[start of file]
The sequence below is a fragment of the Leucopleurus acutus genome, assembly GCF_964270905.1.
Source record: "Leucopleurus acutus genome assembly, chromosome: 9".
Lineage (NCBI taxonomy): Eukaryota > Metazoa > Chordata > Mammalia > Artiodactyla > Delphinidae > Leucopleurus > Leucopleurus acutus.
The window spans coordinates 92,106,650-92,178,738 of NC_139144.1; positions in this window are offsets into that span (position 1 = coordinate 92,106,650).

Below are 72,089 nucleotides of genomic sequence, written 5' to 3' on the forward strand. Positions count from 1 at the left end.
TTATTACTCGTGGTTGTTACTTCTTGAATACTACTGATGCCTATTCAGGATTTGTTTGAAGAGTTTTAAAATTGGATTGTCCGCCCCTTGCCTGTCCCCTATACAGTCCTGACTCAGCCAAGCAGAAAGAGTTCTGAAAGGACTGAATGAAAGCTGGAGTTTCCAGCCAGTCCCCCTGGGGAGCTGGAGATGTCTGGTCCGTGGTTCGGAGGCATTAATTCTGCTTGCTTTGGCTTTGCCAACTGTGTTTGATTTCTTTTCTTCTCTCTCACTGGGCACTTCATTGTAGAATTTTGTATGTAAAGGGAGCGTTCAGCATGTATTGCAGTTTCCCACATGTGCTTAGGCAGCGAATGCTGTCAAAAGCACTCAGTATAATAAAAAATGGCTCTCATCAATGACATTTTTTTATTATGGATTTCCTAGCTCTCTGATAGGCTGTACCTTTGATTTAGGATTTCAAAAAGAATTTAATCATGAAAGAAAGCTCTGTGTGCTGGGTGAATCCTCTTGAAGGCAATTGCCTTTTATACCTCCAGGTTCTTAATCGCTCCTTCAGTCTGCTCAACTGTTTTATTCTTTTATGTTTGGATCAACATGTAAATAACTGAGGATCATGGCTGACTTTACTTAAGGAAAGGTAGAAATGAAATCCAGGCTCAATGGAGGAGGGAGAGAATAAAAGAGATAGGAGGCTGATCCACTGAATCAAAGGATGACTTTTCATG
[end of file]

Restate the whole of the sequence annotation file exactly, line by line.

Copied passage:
The sequence below is a fragment of the Leucopleurus acutus genome, assembly GCF_964270905.1.
Source record: "Leucopleurus acutus genome assembly, chromosome: 9".
Lineage (NCBI taxonomy): Eukaryota > Metazoa > Chordata > Mammalia > Artiodactyla > Delphinidae > Leucopleurus > Leucopleurus acutus.
The window spans coordinates 92,106,650-92,178,738 of NC_139144.1; positions in this window are offsets into that span (position 1 = coordinate 92,106,650).

Below are 72,089 nucleotides of genomic sequence, written 5' to 3' on the forward strand. Positions count from 1 at the left end.
TTATTACTCGTGGTTGTTACTTCTTGAATACTACTGATGCCTATTCAGGATTTGTTTGAAGAGTTTTAAAATTGGATTGTCCGCCCCTTGCCTGTCCCCTATACAGTCCTGACTCAGCCAAGCAGAAAGAGTTCTGAAAGGACTGAATGAAAGCTGGAGTTTCCAGCCAGTCCCCCTGGGGAGCTGGAGATGTCTGGTCCGTGGTTCGGAGGCATTAATTCTGCTTGCTTTGGCTTTGCCAACTGTGTTTGATTTCTTTTCTTCTCTCTCACTGGGCACTTCATTGTAGAATTTTGTATGTAAAGGGAGCGTTCAGCATGTATTGCAGTTTCCCACATGTGCTTAGGCAGCGAATGCTGTCAAAAGCACTCAGTATAATAAAAAATGGCTCTCATCAATGACATTTTTTTATTATGGATTTCCTAGCTCTCTGATAGGCTGTACCTTTGATTTAGGATTTCAAAAAGAATTTAATCATGAAAGAAAGCTCTGTGTGCTGGGTGAATCCTCTTGAAGGCAATTGCCTTTTATACCTCCAGGTTCTTAATCGCTCCTTCAGTCTGCTCAACTGTTTTATTCTTTTATGTTTGGATCAACATGTAAATAACTGAGGATCATGGCTGACTTTACTTAAGGAAAGGTAGAAATGAAATCCAGGCTCAATGGAGGAGGGAGAGAATAAAAGAGATAGGAGGCTGATCCACTGAATCAAAGGATGACTTTTCATG